Joseph Iadone, a master lutenist, died on March 23. Cause of death was not released. He was 89.
Largely self-taught, Iadone studied Elizabethan techniques he found in historical treatises. He received bachelor’s and master’s degrees from the Yale School of Music, and joined Yale’s Collegium Musicum, a group that performed classical music on historical instruments from the Metropolitan Museum of Art.
An ancestor of the guitar, the lute was a popular instrument in 18th century Europe. By the 20th century, however, recordings and concerts featuring the lute were rare. Iadone brought the lute’s unique sound back to modern audiences by performing with the New York Pro Musica, the Renaissance Quartet and his own Iadone Consort. He also recorded several albums, including “The Art of the Lute” and “Love Songs in Shakespeare’s Time.”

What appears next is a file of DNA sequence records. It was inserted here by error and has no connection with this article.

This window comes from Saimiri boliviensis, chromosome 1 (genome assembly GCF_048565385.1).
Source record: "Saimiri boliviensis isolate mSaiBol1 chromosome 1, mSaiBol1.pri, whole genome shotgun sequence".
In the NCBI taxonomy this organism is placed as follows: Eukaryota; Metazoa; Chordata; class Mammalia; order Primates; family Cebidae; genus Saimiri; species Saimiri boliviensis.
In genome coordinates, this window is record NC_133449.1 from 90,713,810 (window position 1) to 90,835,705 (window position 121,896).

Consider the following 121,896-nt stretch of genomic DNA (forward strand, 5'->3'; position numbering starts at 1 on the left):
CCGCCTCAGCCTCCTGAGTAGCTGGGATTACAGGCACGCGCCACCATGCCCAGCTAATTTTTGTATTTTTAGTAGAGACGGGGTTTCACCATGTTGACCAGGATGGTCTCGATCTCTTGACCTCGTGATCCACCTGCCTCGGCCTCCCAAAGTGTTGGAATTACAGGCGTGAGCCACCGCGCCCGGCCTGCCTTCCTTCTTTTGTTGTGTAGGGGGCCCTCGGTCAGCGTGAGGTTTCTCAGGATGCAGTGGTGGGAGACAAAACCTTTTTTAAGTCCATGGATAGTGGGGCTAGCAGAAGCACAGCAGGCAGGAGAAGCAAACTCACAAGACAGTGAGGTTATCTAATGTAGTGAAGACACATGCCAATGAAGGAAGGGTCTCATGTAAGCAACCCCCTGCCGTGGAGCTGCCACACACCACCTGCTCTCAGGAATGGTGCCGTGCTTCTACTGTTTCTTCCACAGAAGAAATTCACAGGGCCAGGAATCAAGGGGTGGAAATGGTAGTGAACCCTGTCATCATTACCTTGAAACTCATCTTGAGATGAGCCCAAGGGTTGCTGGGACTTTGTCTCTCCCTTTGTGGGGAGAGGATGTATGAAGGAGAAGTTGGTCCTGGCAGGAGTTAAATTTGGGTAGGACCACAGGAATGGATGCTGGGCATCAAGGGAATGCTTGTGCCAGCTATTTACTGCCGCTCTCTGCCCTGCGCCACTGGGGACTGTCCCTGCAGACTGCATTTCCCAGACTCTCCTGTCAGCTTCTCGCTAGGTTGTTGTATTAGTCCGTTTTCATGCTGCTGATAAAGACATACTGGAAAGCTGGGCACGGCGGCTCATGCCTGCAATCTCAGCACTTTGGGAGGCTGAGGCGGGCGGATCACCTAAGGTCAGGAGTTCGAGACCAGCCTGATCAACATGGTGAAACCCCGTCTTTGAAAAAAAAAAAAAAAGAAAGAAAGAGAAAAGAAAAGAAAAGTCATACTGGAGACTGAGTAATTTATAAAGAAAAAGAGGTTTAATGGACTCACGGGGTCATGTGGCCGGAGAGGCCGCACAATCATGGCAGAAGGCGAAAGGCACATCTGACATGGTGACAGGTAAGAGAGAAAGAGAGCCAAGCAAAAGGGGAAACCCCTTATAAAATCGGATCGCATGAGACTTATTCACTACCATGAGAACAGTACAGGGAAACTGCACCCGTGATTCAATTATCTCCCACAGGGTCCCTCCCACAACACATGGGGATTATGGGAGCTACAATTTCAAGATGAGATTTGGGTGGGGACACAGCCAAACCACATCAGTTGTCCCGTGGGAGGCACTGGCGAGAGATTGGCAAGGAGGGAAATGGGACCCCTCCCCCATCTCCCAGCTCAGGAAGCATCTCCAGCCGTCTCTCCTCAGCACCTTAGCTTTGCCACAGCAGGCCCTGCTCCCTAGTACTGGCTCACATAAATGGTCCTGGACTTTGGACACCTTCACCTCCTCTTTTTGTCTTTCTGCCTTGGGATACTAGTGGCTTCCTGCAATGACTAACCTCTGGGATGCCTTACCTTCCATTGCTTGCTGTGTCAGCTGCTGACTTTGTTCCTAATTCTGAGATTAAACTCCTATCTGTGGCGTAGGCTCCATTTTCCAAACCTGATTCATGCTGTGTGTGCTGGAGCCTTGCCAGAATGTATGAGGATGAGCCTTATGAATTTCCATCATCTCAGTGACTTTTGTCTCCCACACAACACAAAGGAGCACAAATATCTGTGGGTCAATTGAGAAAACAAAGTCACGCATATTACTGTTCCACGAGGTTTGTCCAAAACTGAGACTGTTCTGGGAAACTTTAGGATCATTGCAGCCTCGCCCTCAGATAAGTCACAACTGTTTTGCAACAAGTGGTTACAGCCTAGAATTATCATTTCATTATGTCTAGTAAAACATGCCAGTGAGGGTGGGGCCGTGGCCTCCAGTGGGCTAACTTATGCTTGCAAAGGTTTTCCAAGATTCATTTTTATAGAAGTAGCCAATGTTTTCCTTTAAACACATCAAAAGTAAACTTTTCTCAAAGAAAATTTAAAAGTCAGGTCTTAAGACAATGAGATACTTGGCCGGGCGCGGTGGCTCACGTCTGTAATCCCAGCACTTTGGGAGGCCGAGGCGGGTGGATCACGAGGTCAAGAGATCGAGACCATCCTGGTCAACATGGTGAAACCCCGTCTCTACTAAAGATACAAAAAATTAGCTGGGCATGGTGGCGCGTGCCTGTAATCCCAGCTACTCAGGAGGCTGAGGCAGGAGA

In the 1960s, Iadone co-founded one of the country’s first early-music workshops at Windham College in Vermont. He trained an entire generation of lute players until the program ended in 1978. Iadone spent the next 22 years teaching at the University of Hartford. In 2003, he donated his four lutes to Yale and Quinnipiac universities.